Are elections proof of President Bush's vision?
On January 28th, FrontPage Magazine published two articles by my friend Lawrence Auster, in a debate between Mr. Auster and Daniel Pipes on the proper approach to Islamist violence. In the articles, Auster defines the Civilizationist school of thought as the belief that Islam or Muslim Civilization is the true threat, and that Islamism is simply a modern ideology built upon the inherently expansionist and violent faith. The term "civilizationist", which I helped coin during a series of emails, pays homage to the framework set forth by Samuel Huntington in The Clash of Civilizations.
Given the election of a Constitutional Assembly in Iraq, the partial election of regional councils in Saudi Arabia, the election in the Palestinian Authority, the announcement of elections in Egypt, and the recent upheavals in Lebanon, now may seem like the wrong time to call Islam an enemy and our approach shortsighted. However, now is the exact time when we should look at the ideological constructs framing our foreign policy.
The mere existence of a single election does not make a country Democratic. Since the end of World War I, there have been dozens of elections that were made moot by the actions of the local military, the government or outside powers. Stalin famously noted that it does not matter who votes in an election, only who counts the votes. Given the stolen election in Washington State, where massive voter fraud and inconsistent counting standards ensured a Democrat victory, I have little confidence in the effectiveness of elections in the Middle East despite US oversight.
Moreover, properly administered elections guarantee nothing. One need not read Plato, Polybius, Cicero, Burke, or even Federalist 13, to understand this. The French Republic guaranteed liberty, but the revolution lead to the Reign of Terror and the dictatorship of Napoleon. This was not a mere issue of form of the government. The Latin American Republics, created in the Bolivarian revolutions, had constitutions closely modeled after our own. However, each either became a dictatorship or was conquered within a generation. Democracy is merely rule of the majority. Even constitutional structures meant to preserve liberty become meaningless without the support of the governing class and electorate. Our liberty has been maintained because of our political traditions and culture, which have been built over 2000 years.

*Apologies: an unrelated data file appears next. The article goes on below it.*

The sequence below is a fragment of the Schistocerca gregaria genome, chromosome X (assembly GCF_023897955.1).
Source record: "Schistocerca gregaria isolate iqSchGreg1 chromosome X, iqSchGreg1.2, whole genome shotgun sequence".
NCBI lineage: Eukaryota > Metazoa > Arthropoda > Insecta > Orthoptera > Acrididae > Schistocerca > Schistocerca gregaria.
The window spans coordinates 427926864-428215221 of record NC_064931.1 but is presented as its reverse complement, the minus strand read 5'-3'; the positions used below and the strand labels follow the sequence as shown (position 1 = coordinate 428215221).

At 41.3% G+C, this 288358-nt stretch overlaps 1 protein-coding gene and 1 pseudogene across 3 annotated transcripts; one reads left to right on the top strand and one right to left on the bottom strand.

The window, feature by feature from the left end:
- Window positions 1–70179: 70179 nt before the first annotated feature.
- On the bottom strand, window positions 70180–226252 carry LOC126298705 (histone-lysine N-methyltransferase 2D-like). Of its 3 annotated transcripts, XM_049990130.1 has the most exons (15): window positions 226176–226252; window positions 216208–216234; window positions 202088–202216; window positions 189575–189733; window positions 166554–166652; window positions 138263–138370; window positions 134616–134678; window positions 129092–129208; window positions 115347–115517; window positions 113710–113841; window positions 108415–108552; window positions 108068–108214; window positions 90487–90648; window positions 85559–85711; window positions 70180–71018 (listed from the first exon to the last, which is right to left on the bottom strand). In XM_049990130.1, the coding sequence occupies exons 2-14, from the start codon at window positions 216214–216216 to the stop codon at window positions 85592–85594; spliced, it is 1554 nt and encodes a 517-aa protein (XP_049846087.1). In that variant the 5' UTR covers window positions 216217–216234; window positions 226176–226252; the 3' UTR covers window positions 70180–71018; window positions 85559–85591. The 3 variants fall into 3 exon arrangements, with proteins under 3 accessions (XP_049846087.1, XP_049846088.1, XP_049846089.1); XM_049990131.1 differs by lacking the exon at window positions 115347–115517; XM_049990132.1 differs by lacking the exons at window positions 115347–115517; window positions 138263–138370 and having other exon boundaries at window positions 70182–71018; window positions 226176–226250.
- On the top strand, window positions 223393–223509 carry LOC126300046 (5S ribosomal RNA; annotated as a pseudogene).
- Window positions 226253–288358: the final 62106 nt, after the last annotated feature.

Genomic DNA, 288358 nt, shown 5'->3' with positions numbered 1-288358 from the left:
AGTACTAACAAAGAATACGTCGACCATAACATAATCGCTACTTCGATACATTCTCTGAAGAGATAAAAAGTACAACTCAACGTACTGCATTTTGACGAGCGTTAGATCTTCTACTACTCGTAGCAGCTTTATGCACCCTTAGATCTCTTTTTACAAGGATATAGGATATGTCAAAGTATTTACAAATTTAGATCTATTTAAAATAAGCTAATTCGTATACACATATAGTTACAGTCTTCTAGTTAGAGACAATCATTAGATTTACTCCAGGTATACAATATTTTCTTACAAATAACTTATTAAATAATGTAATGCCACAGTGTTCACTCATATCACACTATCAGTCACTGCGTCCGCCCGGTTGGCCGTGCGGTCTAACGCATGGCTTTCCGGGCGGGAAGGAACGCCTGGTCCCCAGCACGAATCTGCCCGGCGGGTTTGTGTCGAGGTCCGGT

The march of liberty, which culminated with the fall of the Soviet Union, is being reversed because of the failures of liberalism in some countries. Russia and Venezuela both elected presidents who have turned back political and economic freedoms.
In the case of Russia the “democratic” and “capitalist” governments lacked a commitment to rule of law, compromise, a transparent economy, and full property rights. The inevitable market failures, corruption, and social disruptions lead to the people turning their backs on Western democracy and look towards the traditional solution of a strong leader.
Russian President Vladimir Putin maintains a nominally free market, although major sectors such as energy are being effectively re-nationalized, while centralizing political power and taking control of the media. Putin's Russia hails Stalin and Beria as heros, not mass murderers. In Venezuela, Hugo Chavez, who had previously tried to overthrow the government, now runs it with an iron grip modeled after Castro. Both countries have foreign policies at least partially hostile to the US.
Are we to believe that Iraq will turn out better? Assuming that the country does not break-up in a civil war between Arab Shiites, Kurds and other Sunnis, some form of Sharia will be part of the Iraqi Constitution. The influence of Iran on the Iraqi Shiites, especially if it is allowed to become a nuclear power, cannot be discounted. All of the contenders for Iraqi leadership had or have close ties to Iran. At best, an Iraqi government is likely to thank the US for liberation and then ask us to leave.
The populations of Saudi Arabia, Jordan, and Egypt would vote in anti-American Islamists if given a chance. Even in Turkey, the "moderate" Islamist government is a continuing hindrance to the US, even as it downplays its Muslim roots in the hope that Turkey will be allowed to join Europe. The Palestinians elected a "moderate" Holocaust denier as president of their non-State and recent polling indicates widespread support for an Islamist government and continued armed conflict with Israel. The only bright spot is Lebanon, which all to easily can be pushed back into civil war by Syria and Iran. Ironically, the only country whose population seems friendly to the US is Iran. There, the Mullahs are being abetted by Russia and Europe in gaining nuclear weapons. Should they do so, the reformist claims that Islamists cannot modernize the country will be undermined. Worse, Ayatollah Khamanei will have free reign to suppress internal dissension, even as he threatens the entire region and the world’s oil supply.
My pessimistic outlook should not be taken as support for Buchananite isolationism or appeasement promoted by the left and media darlings like Michael Scheurer and Zbignew Berzinski. Rather, we must treat Islam like we did communism. We must contain it and roll it back, with the hope of eventual collapse of reform.